[00:03:08] Renske:

Friends. My parents in high school did some testing, like, to see what profession would fit you. Like one of the things was a car technician, which was I felt really interesting, but my father just laughed at me. Of course I didn't go that way, but sort of those types of experiences do. Yeah. They influence you and you think more like tech stuff is not for me. Well, I think if you look at me for growing up, it's always been clear that I've been more interested in tech stuff. So I think that way of thinking and the way of encouraging should be different. And if that's the case, then I think the women that are suited for these type of jobs will eventually get there.

[00:03:53] Christopher:

I actually read an article about women pilots and they're also underrepresented I think it's something like I don't know if I read 5% or 8% and they were asking what are the reasons why there aren't more female pilots? There could be dozens of reasons but one of them was that the primary relationship that a pilot has is with a piece of machinery and I thought that's probably the same in software, right? It's your computer, that's your main thing. And women are if you read the studies, they're more people focused. Men are more focused on things.

[00:04:26] Renske:

I think that's partly true, indeed. I think I've always known that stereotype didn't apply to me because I realized a young girl, I was more attracted than doing boy stuff because I wasn't playing with dolls, I was trying to climb in trees and stuff like that.

[00:04:42] Christopher:

But then do you think it's necessary to be of I don't want to say a more boyish type, but let's take the stereotypical boy then. Is it necessary to be that way? Otherwise you wouldn't be interested in the industry?

[00:04:54] Renske:

No, I don't think so. When I started in It, I did a traineeship and there were quite a lot of women, actually. We were a group of I think nine. I think more than half was female. Not all of them were boys type, but there are certain personality features you kind of need, so the boys types might not be the right way of saying it, but there are certain qualities you need, I think, because you said.

[00:05:18] Christopher:

This is more maybe it's an industry more suited for mendy. Does it ever go through your mind, then, that I'm not good enough?

[00:05:25] Renske:

No. I've always thought I'm good enough to do this. I might even be at some levels be better than some of the guys. The real technical stuff there if I look at my current team there are guys that are better in the pure technical stuff because I also don't have a large background in tech. But there are also parts where I think I am better and that's mostly the more analytical part. So analyzing the problem and also when there's a book really thinking about the problems and solving it what I've always been experienced that I'm better at. And I also think there are other colleges that are more generally seen in women that can actually be very helpful in tech. Like memory. Women tend to remember everything. It's probably something that comes up in a lot of relationships as well.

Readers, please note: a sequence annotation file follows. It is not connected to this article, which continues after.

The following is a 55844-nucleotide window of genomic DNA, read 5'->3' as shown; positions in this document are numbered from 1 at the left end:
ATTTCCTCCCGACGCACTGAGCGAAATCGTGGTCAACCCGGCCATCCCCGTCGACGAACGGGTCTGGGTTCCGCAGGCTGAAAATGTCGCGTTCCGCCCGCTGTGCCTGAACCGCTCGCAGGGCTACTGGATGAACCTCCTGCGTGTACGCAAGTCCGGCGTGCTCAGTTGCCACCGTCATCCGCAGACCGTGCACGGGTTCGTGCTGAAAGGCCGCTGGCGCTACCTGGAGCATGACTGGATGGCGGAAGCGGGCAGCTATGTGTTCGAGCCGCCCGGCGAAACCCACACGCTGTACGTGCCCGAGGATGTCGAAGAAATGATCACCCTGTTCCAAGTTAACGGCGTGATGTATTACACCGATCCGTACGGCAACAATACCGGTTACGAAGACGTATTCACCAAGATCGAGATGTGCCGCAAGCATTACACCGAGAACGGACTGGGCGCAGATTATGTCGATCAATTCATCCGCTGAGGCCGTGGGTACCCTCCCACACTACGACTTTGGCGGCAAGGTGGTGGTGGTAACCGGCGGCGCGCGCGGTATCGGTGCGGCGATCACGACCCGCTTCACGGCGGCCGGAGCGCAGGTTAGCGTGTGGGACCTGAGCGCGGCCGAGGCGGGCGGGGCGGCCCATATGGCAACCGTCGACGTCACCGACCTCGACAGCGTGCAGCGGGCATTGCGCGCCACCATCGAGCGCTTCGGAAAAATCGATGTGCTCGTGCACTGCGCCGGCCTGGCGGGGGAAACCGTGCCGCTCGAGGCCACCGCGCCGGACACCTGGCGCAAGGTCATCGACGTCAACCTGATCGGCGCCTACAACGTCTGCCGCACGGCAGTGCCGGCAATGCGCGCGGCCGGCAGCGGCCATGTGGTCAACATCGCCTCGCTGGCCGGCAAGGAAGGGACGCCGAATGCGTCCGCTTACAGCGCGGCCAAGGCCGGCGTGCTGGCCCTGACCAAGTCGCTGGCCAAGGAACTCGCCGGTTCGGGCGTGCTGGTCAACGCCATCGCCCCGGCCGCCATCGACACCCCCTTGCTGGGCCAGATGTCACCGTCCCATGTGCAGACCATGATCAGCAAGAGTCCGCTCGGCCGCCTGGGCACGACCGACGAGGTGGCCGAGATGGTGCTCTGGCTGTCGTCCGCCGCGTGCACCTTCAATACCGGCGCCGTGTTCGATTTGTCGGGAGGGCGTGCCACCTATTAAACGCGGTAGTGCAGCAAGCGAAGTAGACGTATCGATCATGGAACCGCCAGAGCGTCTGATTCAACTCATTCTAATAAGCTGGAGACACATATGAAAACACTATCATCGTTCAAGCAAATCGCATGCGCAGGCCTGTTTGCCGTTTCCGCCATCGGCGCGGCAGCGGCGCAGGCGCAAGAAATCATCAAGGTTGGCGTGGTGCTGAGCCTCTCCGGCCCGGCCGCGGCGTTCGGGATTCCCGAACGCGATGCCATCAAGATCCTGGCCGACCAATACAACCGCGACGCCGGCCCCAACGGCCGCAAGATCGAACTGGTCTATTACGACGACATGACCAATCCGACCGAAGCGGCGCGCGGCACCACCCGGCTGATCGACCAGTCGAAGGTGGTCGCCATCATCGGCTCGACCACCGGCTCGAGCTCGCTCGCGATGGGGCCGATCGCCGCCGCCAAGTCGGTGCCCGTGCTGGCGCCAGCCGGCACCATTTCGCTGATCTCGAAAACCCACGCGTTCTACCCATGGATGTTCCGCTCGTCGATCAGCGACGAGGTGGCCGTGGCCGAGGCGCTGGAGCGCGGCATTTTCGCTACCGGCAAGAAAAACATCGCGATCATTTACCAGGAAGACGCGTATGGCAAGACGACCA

[00:06:09] Christopher:

It's not always a good that the.

[00:06:13] Renske:

Woman says you forgot something again. But that's something I experience in my team as well. Very often that all the guys, they said I don't know anymore, that's about three weeks ago and then they come to me and then I still remember.

[00:06:25] Jessy:

That's true.

[00:06:27] Christopher:

Yeah. Because of course I should mention Jesse's in your team.

[00:06:33] Jessy:

No, I can vouch for that.

[00:06:36] Christopher:

It's probably like a misconception in the industry again, that everything we do is highly technical and nerdy. That's just not the case.

[00:06:44] Renske:

Most things we do is not very complex. You can just learn it or Google it or find some solution for it.

[00:06:51] Jessy:

Yeah, it's it's definitely not as technical as the average job listing would suggest, which is expert level knowledge in twelve programming languages and a bunch of other stuff.

[00:07:03] Christopher:

It's something I'm always complaining about. You look at any programmer job, it's 95% tech and then there's a little bit at the bottom that says you need to be a team player and have a few skills. But I would make that 50 50 at a minimum. And I'd even be tempted to say if your tech skills are just average, that's good enough because we value other things more.